BACK in the 1960s, you could have a Geelong-made six-cylinder under the bonnet of your rugged Jeep, which was produced in Queensland for many years.
The basic Willys Jeep was developed at the tail end of WW2 with post-war administration in mind, thus the CJ designation, which stood for Civilian Jeep.
Some surplus army Jeeps came to Australia, but they were all left-hand drive. Only a few importers saw the appeal of the tough machine, brought them in and had them converted.
Then, in 1958, Kaiser Industries (which owned half of Willys) started producing the CJ3 Jeep at a plant in Brisbane. In 1965, it opened a new plant in Rocklea.
Instead of importing the Buick V6 installed in US models, Jeep began fitting the Falcon's straight-six, gearbox and pedal box to the longer-wheelbase CJ5 and CJ6 models.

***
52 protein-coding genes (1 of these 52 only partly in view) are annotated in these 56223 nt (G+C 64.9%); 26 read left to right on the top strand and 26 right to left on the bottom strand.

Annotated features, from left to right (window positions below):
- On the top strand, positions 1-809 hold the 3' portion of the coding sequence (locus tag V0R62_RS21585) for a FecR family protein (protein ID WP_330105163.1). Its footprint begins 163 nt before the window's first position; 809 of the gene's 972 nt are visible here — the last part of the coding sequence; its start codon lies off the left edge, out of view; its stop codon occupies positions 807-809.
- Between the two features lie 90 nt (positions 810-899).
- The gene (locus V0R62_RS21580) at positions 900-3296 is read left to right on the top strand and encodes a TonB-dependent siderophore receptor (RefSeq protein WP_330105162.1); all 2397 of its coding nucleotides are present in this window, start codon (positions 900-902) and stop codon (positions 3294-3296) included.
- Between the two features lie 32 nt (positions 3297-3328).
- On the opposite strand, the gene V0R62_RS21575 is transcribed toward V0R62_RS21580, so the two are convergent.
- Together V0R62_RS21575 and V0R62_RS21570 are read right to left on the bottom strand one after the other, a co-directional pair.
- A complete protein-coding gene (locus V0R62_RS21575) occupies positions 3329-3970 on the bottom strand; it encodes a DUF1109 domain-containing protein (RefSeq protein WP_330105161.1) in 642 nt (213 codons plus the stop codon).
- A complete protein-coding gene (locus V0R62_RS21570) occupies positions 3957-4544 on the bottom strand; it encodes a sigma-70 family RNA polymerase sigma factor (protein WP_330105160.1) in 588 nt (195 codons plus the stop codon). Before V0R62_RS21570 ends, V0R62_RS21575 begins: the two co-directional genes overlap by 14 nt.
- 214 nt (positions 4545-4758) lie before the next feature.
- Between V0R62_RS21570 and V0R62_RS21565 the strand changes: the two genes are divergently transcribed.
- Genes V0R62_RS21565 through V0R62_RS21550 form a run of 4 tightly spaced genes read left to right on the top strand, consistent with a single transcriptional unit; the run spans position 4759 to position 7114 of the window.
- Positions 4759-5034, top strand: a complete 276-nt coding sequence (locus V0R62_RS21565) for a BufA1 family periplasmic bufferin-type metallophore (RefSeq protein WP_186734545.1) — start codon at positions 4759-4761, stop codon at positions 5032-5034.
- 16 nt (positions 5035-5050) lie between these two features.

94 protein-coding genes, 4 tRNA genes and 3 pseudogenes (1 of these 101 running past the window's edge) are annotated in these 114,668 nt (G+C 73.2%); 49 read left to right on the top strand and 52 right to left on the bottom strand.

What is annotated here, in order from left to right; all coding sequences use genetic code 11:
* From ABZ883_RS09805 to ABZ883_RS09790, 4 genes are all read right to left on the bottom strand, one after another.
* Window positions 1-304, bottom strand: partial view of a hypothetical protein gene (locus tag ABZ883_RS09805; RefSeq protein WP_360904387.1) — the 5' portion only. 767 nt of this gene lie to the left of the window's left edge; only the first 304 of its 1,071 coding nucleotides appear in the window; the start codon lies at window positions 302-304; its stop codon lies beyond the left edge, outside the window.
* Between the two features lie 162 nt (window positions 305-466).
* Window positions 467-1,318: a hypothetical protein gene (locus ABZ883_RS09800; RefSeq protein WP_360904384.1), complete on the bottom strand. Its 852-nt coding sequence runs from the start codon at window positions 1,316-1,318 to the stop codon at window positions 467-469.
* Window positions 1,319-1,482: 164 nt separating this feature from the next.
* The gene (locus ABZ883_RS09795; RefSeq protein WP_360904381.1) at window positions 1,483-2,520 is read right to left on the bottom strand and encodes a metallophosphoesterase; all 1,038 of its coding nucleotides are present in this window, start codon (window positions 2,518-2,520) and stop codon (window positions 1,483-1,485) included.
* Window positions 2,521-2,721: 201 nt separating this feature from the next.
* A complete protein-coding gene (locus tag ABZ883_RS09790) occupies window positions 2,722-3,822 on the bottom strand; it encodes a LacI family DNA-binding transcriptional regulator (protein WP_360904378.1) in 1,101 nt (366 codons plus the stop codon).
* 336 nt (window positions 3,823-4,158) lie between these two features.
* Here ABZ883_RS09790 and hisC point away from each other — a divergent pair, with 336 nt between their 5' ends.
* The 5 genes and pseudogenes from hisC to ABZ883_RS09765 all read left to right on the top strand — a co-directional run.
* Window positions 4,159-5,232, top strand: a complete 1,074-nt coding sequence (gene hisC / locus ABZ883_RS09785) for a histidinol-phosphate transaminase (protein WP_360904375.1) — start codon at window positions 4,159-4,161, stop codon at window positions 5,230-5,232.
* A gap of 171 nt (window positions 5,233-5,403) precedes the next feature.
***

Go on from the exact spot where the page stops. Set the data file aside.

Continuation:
This tie-up also led to Ford Australia purchasing the locally made Jeep chassis, which was used as a base for the peculiar XY 4x4 Falcon Ute.
The local Jeep producer started off with about 40 percent local content and aimed to reach 90 percent, but that wasn't achieved before local production ceased in 1985, when the Australian dollar was floated.
Jeepís subsequent history as an importer was chequered until sales took off two years ago.
Go anywhere ability and Falcon grunt. Hurrah
Basic cars for basic folk and hard work to drive